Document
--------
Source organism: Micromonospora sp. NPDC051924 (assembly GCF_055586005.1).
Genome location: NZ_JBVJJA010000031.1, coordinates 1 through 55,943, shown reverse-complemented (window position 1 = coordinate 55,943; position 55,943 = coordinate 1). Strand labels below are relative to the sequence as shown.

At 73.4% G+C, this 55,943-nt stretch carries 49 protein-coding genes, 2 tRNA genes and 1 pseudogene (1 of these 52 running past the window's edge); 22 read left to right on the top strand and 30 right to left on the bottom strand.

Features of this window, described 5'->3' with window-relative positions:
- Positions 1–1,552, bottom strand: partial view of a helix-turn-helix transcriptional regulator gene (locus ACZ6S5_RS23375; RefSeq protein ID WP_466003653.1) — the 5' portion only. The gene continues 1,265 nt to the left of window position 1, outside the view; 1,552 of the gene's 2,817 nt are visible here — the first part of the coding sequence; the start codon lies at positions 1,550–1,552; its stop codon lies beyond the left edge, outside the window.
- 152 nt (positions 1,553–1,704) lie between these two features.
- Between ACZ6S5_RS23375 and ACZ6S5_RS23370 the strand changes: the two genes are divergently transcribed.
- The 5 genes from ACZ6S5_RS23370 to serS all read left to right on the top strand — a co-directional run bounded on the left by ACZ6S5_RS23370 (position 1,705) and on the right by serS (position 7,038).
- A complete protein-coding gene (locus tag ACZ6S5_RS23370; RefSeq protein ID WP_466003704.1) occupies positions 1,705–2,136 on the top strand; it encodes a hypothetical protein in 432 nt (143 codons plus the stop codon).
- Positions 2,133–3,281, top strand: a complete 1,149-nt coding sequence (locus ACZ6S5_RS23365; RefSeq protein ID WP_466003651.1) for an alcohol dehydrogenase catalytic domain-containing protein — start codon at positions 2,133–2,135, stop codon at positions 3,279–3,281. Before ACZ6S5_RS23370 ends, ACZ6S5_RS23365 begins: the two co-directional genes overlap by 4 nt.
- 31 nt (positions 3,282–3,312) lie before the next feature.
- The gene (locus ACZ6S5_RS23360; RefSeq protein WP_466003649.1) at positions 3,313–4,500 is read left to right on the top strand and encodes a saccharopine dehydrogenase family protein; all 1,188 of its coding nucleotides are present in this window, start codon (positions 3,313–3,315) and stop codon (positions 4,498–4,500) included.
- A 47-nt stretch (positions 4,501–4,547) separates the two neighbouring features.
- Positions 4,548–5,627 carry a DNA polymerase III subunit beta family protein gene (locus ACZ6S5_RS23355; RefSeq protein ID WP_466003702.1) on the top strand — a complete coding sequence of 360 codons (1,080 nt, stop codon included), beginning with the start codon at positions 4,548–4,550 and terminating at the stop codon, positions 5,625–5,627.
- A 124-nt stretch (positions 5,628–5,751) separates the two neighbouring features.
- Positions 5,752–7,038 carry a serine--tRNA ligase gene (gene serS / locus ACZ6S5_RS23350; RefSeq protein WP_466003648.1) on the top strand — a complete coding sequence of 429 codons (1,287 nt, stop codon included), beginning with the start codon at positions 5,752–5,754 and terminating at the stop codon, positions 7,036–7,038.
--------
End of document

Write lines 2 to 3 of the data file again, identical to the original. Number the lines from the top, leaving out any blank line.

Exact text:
Genome location: NZ_JBVJJA010000031.1, coordinates 1 through 55,943, shown reverse-complemented (window position 1 = coordinate 55,943; position 55,943 = coordinate 1). Strand labels below are relative to the sequence as shown.

At 73.4% G+C, this 55,943-nt stretch carries 49 protein-coding genes, 2 tRNA genes and 1 pseudogene (1 of these 52 running past the window's edge); 22 read left to right on the top strand and 30 right to left on the bottom strand.